Wednesday, December 17, 2008

Rumour has it that I don't like candidates. Rumour is an idiot...

Alright, I had a bit of a go at the Parliamentary Candidates Association (PCA). I felt justified at the time, and whilst their Chair had a bit of a go back, I still need to be convinced that they're as effective as they might be.

However, word has got out that I'm 'anti-candidate', whatever that might mean. If it means that I expect an organisation that has status in the Party to demonstrate competence and obey the rules, well yes, I plead guilty as charged. Indeed, whilst Martin Turner and I exchanged a series of terse e-mails on my return from a well-deserved holiday, we had found some areas of mutual agreement (by the way, Martin, got that password for me yet?).

At the same time, word reaches me that I have caused a stir in English Candidates Committee circles. Ah yes, I had a bit of a dart at them too, didn't I? Anyone would think that I didn't care...

So let's get something straight, before the anonymous peanut gallery get it into their heads that impugning my reputation is a good idea. Candidates are a vital part of what we do. We need more potential Parliamentary candidates, from all walks of life, from all sections of our community, better trained, better resourced and better supported. I've argued for that, encouraged debate on how we might achieve it, and gone out of my way to open up our processes and engage a wider audience.

I've given up my weekends over nearly fourteen years as a candidate assessor (unpaid, and with no personal reward), and expending time, care and a large chunk of my personal finances as a Returning Officer over twenty years (I'm not very good at claiming my expenses...). At least a candidate gets to appear on a ballot paper and be the focus of a campaign.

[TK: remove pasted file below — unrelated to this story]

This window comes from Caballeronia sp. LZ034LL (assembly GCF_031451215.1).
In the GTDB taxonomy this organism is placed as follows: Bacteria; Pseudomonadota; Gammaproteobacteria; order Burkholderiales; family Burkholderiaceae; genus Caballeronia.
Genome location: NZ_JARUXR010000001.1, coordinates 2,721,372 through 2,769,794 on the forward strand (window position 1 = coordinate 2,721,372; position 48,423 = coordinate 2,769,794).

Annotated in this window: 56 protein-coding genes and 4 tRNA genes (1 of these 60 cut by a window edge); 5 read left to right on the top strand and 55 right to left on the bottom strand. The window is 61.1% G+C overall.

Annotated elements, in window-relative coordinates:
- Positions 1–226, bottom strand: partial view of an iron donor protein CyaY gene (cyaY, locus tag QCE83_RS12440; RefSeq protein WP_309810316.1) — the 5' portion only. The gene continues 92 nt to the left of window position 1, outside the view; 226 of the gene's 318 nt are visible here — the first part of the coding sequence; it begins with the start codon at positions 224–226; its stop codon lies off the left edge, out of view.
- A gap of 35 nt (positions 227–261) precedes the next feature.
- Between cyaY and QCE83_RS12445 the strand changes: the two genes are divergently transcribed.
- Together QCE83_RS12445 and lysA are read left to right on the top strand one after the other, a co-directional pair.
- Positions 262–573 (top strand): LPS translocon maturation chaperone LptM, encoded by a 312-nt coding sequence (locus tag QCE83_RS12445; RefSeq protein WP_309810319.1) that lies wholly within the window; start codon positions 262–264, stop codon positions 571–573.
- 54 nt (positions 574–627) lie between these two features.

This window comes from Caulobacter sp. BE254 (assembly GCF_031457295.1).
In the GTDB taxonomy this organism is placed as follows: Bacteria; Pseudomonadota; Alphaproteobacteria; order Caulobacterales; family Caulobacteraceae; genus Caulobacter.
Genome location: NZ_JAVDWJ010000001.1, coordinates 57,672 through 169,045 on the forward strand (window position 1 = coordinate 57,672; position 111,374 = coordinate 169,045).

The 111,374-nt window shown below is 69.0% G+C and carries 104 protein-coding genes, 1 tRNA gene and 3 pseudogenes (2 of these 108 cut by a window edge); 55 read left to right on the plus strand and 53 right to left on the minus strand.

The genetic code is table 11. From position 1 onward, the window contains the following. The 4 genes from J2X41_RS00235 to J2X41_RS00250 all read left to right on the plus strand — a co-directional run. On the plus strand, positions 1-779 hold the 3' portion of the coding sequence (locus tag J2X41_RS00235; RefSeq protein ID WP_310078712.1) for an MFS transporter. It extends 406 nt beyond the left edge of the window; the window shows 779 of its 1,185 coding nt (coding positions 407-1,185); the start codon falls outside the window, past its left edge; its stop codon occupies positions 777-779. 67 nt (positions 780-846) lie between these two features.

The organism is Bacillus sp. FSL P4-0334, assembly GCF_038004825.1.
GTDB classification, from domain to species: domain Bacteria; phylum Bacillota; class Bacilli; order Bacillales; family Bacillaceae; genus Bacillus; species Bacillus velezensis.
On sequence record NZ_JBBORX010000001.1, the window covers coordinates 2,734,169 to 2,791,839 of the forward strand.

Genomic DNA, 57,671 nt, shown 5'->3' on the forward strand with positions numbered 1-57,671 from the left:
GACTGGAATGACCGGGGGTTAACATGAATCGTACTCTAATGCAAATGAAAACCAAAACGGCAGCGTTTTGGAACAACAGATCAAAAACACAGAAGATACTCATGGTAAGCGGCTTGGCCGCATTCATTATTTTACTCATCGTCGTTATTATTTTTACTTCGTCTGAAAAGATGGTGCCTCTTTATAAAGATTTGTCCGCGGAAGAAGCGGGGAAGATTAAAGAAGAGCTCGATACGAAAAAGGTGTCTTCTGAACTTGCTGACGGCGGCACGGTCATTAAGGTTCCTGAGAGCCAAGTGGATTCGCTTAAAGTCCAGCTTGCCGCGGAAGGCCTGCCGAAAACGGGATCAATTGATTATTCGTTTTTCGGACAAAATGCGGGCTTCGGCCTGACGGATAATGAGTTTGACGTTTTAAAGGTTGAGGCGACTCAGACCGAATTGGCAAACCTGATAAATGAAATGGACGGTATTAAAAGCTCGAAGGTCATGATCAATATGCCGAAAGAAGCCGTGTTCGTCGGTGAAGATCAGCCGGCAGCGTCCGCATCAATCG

On top of that, I've served on both the Regional and State Candidates Committees, answered questions from potential candidates, made presentations on the approval system, signed sponsorship forms for people who impress me, and encouraged others to give approval more thought. I've written and proposed motions to open up the process to underrepresented groups, and opposed discrimination wherever I've encountered it.

You know, the worst thing about politics is the behind the scenes whispering. So I have a request to those who are suggesting that I'm anti-candidate - if you've got a problem with what I've got to say, have a word with me. Make the case for an alternative view by all means, and do it publicly. The alternative is that you earn my pity, because you simply aren't worth my respect.

And if you don't understand that I'm angry because I care, because it's my gut reaction to want a system that works for everyone, that you really don't know me. And that's a crying shame...

3 comments:

Liberal Neil said...

Mark,

I always find your comments very carefully thought through and all the better because they are based on real experience.

I don't always agree with them, but they are always worth reading.

Anyone who equates criticism of the PCA with somehow being 'anti-candidate' is, frankly, barking.

All the best,

Neil.

Hywel said...

I've no idea what being "anti-candidate" consists of. My Schofield isn't up to date but I'm pretty certain they remain a legal necessity.

Jennie said...

What Liberal Neil said.

* hug *